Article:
Fire Safety Tips for
College Students


According to the NFPA, over 1,700 fires a year occur in dormitories and residential housing, The tragic fires at Seton Hall, Chapel Hill, Bloomsburg, Millikin and other colleges, the importance of fire safety in college has been heavily stressed to first year college students as well as current residents. Based on the historical causes of fires in student residencies, here are some fire safety tips designed to help save your life in case you find yourself in a fire situation.



bullet Whether or not you smoke, friends and relatives who visit your home may. It is important, in either case, to be careful with all smoking materials.
bullet Don't leave cigarettes, cigars or pipes unattended. put out all smoking materials before you walk away.
bullet Don't put ashtrays on the arms of sofas or chairs. The ashtray can be tipped easily, spilling hot ashes or burning cigarettes onto the carpet or furniture.
bullet Use large ashtrays with wide lips. While smaller ashtrays may be more attractive, they are not safe. Cigarettes can roll of the edge, and ashes can easily be blown around.
bullet Close a match box before striking, and hold it away from your body. Set your cigarette lighter on "low" to prevent burns.
bullet Empty all ashtrays into the toilet or metal container. Warm ashes dumped in waste cans can smolder for hours, than ignite surrounding trash. An option is to place the ashtray in the kitchen sink and fill with water. Let it remain overnight before disposing.
bullet NEVER, EVER smoke in bed. Once mattresses catch fire, they are near impossible to put out, and can create enough smoke and heat to overcome a person. Make it a rule not to allow any smoking materials in bedrooms. Burning sheets blankets and other bedclothes create a fire from which escape is impossible. Toxic fumes from the smoke can kill.
bullet If you begin to feel drowsy while watching television or reading, extinguish your cigarette or cigar. Do it before it may be too late.
bullet If friends or relatives who smoke have visited, be sure to check on the floor and around chair cushions for ashes that may have been dropped accidentally.

bullet The kitchen is a high danger zone for fire, so be extra cautious with flame when cooking in the kitchen.
bullet Keep all cartons and boxes away from heat sources. Smoke from these items can easily fill the apartment in seconds and overcome you.
bullet If you must leave the kitchen while you are cooking, turn off the burner. If you have something in the oven, check it every 15 minutes. Most kitchen fires occur because food is left unattended on the stove or in the oven. A "brief" departure from the kitchen to attend to other matters can easily turn into an extended time away. As a reminder to you, take a potholder, a cooking spoon, or other kitchen utensil with you when you leave the room. This object will help you remember that you have an unfinished task waiting in the kitchen.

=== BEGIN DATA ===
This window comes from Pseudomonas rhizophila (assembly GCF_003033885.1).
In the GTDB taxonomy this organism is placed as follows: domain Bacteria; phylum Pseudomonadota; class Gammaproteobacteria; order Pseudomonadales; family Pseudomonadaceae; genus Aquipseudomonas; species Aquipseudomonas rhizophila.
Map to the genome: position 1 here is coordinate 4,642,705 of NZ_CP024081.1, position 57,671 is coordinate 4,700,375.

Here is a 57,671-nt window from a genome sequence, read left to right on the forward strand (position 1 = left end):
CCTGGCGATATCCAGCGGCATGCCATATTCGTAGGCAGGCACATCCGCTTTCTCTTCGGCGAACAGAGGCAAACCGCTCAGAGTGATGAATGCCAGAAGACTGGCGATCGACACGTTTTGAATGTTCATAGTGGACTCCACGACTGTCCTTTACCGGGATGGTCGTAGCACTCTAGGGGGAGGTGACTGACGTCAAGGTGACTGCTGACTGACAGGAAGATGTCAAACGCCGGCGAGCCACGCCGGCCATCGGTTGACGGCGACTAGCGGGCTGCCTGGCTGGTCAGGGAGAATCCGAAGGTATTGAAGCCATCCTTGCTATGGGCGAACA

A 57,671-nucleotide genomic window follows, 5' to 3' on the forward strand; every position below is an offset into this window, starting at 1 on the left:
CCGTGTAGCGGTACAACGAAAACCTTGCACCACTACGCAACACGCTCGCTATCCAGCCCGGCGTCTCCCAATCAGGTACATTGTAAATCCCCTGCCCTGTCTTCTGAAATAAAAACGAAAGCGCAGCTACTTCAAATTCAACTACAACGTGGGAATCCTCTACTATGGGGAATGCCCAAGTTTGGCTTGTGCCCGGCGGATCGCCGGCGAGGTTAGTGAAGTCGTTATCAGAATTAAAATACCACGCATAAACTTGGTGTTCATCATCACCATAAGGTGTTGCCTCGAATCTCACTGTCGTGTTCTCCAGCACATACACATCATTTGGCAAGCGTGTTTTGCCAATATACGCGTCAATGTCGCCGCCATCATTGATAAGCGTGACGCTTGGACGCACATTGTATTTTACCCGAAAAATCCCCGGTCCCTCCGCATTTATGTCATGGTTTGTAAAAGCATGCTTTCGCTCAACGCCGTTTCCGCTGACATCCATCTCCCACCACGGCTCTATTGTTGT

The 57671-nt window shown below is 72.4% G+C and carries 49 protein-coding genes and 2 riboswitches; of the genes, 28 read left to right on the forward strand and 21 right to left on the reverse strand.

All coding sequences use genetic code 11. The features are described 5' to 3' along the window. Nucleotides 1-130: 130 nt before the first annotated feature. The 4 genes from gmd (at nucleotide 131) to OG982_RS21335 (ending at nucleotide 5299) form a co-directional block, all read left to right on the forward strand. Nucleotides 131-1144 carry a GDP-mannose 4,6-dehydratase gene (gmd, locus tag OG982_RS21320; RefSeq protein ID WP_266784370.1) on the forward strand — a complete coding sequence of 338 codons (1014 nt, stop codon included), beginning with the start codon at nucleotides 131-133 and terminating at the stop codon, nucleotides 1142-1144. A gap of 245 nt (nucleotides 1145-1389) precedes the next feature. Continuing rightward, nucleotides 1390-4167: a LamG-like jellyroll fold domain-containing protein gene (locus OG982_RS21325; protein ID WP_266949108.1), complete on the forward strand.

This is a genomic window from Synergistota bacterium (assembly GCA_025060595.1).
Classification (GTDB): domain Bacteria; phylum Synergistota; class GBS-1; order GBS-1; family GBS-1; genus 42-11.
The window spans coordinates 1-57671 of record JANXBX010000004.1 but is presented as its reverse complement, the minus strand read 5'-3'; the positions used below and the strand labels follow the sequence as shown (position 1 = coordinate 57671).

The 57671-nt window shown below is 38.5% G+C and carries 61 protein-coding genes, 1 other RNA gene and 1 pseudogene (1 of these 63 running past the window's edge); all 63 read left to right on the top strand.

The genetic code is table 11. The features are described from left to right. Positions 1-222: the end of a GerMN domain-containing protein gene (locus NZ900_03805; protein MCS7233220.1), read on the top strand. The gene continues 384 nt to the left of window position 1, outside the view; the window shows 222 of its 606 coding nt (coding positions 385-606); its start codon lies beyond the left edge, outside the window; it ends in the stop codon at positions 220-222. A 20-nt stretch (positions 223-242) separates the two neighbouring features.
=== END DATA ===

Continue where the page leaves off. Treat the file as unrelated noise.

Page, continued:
bullet Never cook with loose, dangling sleeves. Robes and other loose fitting garments can ignite easily. Don't take chances!
bullet Regularly inspect your extension cords for fraying, exposed wires or loose plugs. They are not intended for use as permanent wiring. Unplug them when not in use.
bullet If you need to plug in two or three appliances, lamps, etc., do not use a simple extension cord. It is better to get a UL-approved unit that has built-in circuit breakers.


bullet In most cases, Your landlord or building management is responsible for smoke detectors where you live. Call and ask when they last were tested, cleaned or replaced. If the detectors have not been attended to, insist that the party responsible act immediately. If they do not respond, call the Fire Department, your school, or the Housing Authority. Smoke detectors are important protection to escape from a fire. You must have a smoke detector. Don't live without one!

bullet Plan your escape route. You should have a primary and a back-up route mapped out. Practice getting out. It may seem foolish to do so, or unnecessary (of course you know how to find a front door), but when there is a fire or smoke, your reasoning and patterns may be affected by the emergency. Even on your way to class, take a fire escape route.
bullet DO NOT USE THE ELEVATORS IN AN EMERGENCY. If you have practiced escape routes, your memory and instinct will help you move in the right direction and in the right way.
bullet Check all the windows from which escape is planned. Can you open the window, or is it painted or nailed shut? Make sure your exits allow you to exit!
bullet If you have impairments that might make it more difficult for you to escape from fire, consider talking to your Fire Department and letting them know your special circumstances in advance.



bullet Never use the elevator during a fire!
bullet Know what do to in case of a fire.
bullet Never leave apartment doors open if you flee a fire.
bullet Keep your dorm Fire Safe!